Drug points: Severe hypotension associated with netilmicin treatment

BMJ 1997; 315 doi: (Published 05 July 1997) Cite this as: BMJ 1997;315:31
  1. T Rygnestada
  1. a Department of Anaesthesiology, Regional and University Hospital, Trondheim, Norway

    Cardiovascular side effects from aminoglycosides are rarely reported,1 which might be the result of underreporting. I report a case of severe hypotension associated with netilmicin treatment in a critically ill patient.

    A 50 year old woman with pharyngeal cancer had an emergency tracheotomy. At operation she had no other known disease. She developed pneumonia and was artificially ventilated. Streptococcus milleri was found in cultures from the operation wound. She was given netilmicin 140 mg twice daily and metronidazole 500 mg and cefuroxime 1.5 g three times daily.

    From the third postoperative day she had short hypotensive episodes lasting 5-10 minutes. Her systolic blood pressure measured in an intra-arterial line fell from 110-120 mm Hg to 60-80 mm Hg, which was accompanied by a fall in peripheral oxygen saturation on pulse oximetry of about 5-8%. However, she did not develop reflex tachycardia or show electrocardiographic changes or changes in central venous pressure. Vascular resistance was not measured. Her cardiovascular condition deteriorated and an infusion of dopamine (8 μg/kg/minute) was started to increase cardiac contractility. The hypotensive episodes came immediately after the slow injection of netilmicin was started and lasted until about five minutes after it had finished. The same was observed when the regimen was changed to netilmicin 350 mg once daily, when the netilmicin was given as a slow intravenous infusion, and when it was given intravenously as three equal doses 10 minutes apart.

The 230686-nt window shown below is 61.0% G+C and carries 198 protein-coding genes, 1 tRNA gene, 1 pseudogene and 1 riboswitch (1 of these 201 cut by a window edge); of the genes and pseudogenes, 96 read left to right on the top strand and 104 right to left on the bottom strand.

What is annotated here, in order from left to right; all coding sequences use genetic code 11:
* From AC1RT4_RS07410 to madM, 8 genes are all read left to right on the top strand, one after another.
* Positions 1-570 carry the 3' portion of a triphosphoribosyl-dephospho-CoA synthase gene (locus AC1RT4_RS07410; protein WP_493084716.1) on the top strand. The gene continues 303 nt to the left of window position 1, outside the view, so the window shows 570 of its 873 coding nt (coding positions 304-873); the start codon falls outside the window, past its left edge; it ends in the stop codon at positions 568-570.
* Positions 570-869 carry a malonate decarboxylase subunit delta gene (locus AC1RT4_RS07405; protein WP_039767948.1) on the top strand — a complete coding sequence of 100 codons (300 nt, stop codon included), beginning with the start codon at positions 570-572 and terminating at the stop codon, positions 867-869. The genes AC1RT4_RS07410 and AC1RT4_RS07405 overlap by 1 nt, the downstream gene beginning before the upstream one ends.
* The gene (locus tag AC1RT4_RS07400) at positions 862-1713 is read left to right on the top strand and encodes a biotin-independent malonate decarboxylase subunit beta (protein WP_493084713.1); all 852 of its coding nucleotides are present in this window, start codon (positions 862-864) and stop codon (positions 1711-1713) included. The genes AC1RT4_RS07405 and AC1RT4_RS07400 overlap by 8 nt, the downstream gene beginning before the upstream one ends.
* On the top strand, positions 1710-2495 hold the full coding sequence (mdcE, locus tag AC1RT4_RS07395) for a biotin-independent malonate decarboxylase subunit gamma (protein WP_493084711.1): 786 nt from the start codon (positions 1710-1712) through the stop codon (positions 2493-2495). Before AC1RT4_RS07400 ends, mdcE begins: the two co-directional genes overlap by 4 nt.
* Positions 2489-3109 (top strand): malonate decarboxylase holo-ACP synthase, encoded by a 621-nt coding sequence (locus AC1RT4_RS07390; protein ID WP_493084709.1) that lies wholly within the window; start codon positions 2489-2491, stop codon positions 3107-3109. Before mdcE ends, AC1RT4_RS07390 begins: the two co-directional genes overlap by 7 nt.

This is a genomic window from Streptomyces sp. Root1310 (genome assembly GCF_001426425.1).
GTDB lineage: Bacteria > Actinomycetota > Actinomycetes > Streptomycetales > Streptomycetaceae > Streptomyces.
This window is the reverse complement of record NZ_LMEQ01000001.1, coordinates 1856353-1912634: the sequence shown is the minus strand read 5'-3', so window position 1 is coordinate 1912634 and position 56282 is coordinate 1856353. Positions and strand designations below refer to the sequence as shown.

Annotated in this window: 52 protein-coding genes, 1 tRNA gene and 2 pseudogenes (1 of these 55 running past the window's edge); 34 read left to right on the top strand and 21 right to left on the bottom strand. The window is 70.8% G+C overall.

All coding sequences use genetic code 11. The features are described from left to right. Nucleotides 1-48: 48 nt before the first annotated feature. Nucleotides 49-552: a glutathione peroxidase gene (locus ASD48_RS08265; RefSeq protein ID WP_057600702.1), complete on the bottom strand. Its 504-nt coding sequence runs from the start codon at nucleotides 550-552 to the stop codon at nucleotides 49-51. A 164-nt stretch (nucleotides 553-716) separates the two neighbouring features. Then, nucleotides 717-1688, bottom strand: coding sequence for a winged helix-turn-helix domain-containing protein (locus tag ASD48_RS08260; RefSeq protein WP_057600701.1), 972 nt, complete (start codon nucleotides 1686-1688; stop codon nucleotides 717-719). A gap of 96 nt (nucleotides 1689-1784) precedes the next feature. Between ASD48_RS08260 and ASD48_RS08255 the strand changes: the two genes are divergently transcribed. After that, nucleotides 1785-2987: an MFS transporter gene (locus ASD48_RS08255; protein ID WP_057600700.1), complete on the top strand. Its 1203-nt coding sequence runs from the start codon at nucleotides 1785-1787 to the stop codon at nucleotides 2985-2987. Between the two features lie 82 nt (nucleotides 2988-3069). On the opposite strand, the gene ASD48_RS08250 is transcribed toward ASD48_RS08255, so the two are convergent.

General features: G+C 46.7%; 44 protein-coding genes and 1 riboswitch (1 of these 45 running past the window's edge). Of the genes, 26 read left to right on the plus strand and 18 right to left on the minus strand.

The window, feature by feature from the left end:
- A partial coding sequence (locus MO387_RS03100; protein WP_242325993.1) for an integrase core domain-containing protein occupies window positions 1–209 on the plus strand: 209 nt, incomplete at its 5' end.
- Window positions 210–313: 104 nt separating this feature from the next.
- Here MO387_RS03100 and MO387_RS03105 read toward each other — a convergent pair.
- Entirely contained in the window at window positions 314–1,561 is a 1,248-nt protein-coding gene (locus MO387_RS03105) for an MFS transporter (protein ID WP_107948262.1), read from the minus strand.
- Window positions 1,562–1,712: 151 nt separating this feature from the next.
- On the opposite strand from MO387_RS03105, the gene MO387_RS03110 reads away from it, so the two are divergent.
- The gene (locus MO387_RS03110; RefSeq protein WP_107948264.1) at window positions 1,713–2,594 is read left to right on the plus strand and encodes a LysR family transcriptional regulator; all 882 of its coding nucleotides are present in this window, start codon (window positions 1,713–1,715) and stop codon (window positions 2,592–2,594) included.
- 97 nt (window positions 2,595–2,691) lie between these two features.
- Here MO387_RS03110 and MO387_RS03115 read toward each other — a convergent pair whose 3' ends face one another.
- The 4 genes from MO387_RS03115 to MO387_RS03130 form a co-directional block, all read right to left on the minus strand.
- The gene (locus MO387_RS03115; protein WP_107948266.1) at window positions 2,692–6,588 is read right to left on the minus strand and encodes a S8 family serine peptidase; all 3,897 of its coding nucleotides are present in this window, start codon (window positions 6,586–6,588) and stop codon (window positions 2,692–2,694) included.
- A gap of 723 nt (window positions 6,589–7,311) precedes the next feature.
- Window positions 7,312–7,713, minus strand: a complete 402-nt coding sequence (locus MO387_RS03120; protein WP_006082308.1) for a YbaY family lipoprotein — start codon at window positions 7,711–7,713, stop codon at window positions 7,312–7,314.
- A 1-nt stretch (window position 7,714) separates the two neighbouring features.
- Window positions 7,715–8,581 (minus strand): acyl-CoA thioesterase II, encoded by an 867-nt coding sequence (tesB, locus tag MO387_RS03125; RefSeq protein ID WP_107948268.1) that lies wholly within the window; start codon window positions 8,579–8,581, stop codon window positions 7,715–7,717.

The antibiotic regimen was continued because the episodes were short and diuresis was adequate. Creatinine clearance was normal and stable. Netilmicin concentrations were within the recommended range. From the 14th postoperative day sedation was stopped. She no longer needed dopamine and the hypotensive episodes almost disappeared. She gradually recovered and had normal kidney function one week after discharge from intensive care.

    This patient developed side effects when she was critically ill. In critically ill patients—for example, those with sepsis—many factors might cause hypotension. Side effects of netilmicin treatment might act in addition to factors such as septicaemia and heavy sedation. The lack of reflex tachycardia suggests a direct cardiodepressive effect. A direct vascular effect cannot be ruled out.


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